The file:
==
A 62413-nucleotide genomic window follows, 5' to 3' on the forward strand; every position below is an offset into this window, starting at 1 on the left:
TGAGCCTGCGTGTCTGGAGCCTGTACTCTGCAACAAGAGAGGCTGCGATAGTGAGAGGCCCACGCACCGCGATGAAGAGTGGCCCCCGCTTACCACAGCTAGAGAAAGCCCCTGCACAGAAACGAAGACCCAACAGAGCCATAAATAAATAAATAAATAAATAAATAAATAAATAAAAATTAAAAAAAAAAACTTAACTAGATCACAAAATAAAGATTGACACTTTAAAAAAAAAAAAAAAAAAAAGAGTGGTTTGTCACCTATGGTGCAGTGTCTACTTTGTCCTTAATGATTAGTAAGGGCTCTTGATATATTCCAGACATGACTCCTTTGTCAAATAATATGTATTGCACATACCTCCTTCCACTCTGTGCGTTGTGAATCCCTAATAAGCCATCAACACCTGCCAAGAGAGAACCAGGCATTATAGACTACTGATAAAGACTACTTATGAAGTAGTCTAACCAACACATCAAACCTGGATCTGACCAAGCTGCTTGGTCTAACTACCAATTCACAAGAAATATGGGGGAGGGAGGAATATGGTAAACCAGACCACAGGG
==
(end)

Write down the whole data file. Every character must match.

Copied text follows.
A 62413-nucleotide genomic window follows, 5' to 3' on the forward strand; every position below is an offset into this window, starting at 1 on the left:
TGAGCCTGCGTGTCTGGAGCCTGTACTCTGCAACAAGAGAGGCTGCGATAGTGAGAGGCCCACGCACCGCGATGAAGAGTGGCCCCCGCTTACCACAGCTAGAGAAAGCCCCTGCACAGAAACGAAGACCCAACAGAGCCATAAATAAATAAATAAATAAATAAATAAATAAATAAAAATTAAAAAAAAAAACTTAACTAGATCACAAAATAAAGATTGACACTTTAAAAAAAAAAAAAAAAAAAAGAGTGGTTTGTCACCTATGGTGCAGTGTCTACTTTGTCCTTAATGATTAGTAAGGGCTCTTGATATATTCCAGACATGACTCCTTTGTCAAATAATATGTATTGCACATACCTCCTTCCACTCTGTGCGTTGTGAATCCCTAATAAGCCATCAACACCTGCCAAGAGAGAACCAGGCATTATAGACTACTGATAAAGACTACTTATGAAGTAGTCTAACCAACACATCAAACCTGGATCTGACCAAGCTGCTTGGTCTAACTACCAATTCACAAGAAATATGGGGGAGGGAGGAATATGGTAAACCAGACCACAGGG